A key issue in assessing the potential environmental impacts of divestiture is determining if the plants might operate differently under new ownership than under continuing investor-owned utility (IOU) control. One part of making this assessment is examining the differences in financial and structural characteristics of the new owners. For example in California, qualifying facilities (QFs) that use natural gas for fuel rarely operate in a load-following mode, and attempts by the utilities to induce such operations have not been successful to date. While this example may not be parallel, it illustrates how two different sets of firms can have different operational approaches for meeting their financial goals.
In the first round of divestitures by the Pacific Gas and Electric and Southern California Edison Companies, the CPUC did not have information on the firms that might bid for these plants; in this round we now know, at least, about the six successful bidders from the first round of divestiture. We can use this information to make comparisons among this group of potential bidders and the IOUs. At the moment, the available sample of potential bidders for the fossil-fueled plants is represented by the six successful bidders from the first round.
The new owners can be separated into two distinct groups from a financial and resource ownership standpoint:
(1) The parent companies of Duke Power (Duke Energy), Houston Industries and NRG (Northern State Power or NSP) are large utility holding companies that control large utility generation plant portfolios in their service areas. In addition, Duke and Houston control large natural gas pipeline and distribution companies located primarily in the southern U.S. These three companies have financial characteristics generally similar to those of California’s investor-owned utilities with comparable or better bond ratings, price-to-earnings (P/E) ratios and debt-to-equity ratios. While their new generation plants are isolated from their existing portfolios, these firms can be expected to make plant investment decisions that would be similar to those that might be made by Sempra Energy, parent of SDG&E.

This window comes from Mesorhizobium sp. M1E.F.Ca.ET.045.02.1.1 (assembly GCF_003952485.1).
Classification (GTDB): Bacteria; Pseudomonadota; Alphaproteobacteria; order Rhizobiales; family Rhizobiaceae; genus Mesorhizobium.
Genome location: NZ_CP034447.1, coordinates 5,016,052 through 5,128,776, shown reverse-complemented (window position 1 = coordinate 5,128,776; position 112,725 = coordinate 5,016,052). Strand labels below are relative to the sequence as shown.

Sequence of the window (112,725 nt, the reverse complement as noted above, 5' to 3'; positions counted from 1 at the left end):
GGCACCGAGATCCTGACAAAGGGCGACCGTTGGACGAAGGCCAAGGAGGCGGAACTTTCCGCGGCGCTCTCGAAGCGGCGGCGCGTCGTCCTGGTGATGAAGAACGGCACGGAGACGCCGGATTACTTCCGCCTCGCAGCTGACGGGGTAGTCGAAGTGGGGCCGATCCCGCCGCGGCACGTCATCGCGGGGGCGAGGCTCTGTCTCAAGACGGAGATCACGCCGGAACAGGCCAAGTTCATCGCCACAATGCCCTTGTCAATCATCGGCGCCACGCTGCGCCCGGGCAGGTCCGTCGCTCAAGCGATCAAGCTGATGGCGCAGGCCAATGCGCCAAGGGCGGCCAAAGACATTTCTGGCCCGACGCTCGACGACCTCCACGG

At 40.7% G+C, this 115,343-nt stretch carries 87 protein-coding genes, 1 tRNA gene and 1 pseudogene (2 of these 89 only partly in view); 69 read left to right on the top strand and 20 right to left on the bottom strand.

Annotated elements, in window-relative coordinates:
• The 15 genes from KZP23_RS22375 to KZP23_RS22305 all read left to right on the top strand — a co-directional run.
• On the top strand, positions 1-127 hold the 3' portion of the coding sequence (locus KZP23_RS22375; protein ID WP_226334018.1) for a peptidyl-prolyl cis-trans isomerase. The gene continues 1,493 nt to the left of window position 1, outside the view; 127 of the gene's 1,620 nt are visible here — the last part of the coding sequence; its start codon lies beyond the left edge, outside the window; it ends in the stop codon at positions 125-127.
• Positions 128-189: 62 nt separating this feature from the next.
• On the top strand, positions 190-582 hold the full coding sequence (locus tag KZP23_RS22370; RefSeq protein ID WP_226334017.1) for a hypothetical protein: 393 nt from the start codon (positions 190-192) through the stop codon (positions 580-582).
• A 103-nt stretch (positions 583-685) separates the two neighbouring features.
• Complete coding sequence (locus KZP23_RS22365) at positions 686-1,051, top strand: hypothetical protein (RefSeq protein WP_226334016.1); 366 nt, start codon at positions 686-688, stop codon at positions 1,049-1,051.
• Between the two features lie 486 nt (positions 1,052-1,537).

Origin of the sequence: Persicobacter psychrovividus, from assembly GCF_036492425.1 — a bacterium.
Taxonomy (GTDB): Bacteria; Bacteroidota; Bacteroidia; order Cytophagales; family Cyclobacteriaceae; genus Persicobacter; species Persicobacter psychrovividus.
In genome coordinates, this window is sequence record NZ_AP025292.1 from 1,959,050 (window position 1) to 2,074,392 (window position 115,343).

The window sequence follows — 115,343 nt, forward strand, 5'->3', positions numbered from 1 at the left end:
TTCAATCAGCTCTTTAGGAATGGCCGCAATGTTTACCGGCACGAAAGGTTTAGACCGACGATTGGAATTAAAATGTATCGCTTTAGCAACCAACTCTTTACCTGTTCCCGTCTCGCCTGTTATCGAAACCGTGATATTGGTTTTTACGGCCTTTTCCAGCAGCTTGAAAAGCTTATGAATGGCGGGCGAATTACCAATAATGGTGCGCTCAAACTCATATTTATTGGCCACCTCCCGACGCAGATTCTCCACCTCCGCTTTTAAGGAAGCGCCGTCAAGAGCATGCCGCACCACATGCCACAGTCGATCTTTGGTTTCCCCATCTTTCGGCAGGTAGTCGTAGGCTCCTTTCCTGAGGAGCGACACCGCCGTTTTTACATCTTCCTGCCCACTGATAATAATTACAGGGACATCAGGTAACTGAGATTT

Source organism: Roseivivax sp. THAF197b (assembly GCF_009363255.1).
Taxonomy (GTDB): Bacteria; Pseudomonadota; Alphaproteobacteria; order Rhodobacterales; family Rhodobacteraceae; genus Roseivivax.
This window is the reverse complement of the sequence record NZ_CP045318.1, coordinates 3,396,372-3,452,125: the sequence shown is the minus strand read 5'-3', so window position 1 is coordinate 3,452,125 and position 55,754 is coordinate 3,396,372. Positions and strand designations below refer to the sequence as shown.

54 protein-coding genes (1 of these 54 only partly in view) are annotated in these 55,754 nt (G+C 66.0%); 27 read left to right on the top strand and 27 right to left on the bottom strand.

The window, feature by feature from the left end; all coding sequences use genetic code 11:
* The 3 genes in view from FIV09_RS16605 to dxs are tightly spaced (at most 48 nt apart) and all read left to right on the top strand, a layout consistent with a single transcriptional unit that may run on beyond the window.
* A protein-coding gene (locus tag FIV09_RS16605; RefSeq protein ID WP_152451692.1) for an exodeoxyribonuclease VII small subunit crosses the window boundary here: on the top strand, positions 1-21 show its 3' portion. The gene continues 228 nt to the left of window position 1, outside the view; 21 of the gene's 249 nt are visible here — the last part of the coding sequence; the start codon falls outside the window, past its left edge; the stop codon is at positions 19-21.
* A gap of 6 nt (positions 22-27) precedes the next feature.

(2) NGC (now Dynegy and parent of Destec), AES (Applied Energy Systems) and Thermo Electron (parent of Thermo Ecotek) are merchant and cogeneration power plant developers that appear to be aggressively entering the restructured utility industry. Dynegy is perhaps better known as a natural gas supply company with the fourth-largest holdings of reserves in the U.S. AES is a pioneer in the independent power industry. Dynegy and AES each own about 5,000 MW of generating capacity in the U.S. beyond the divested plants in California. AES owns another 13,000 MW internationally. Thermo Electron has been more active in the international market, with 95 percent of its 11,000 MW outside the U.S. These companies have substantially higher price-to-earnings ratios than either the first group or the California utilities.(26) This characteristic typically reflects companies with higher expected profit growth rates. AES also is substantially leveraged with a 70 percent debt-to-equity ratio, suggesting more risk potential. Dynegy and Thermo Electron have debt structures similar to the first group.
A comparison of bond ratings for each firm is instructive in measuring the market’s assessment for each of these firms. The market clearly views the second group of companies as greater risks than either the first group or SDG&E. To compensate for this risk, investors will demand a higher rate of return on investment from these firms. In turn, these firms will use a higher discount or investment "hurdle" rate in choosing investments. As a result, these firms will have to tolerate greater risk in their investments in exchange for higher potential investment returns than would SDG&E.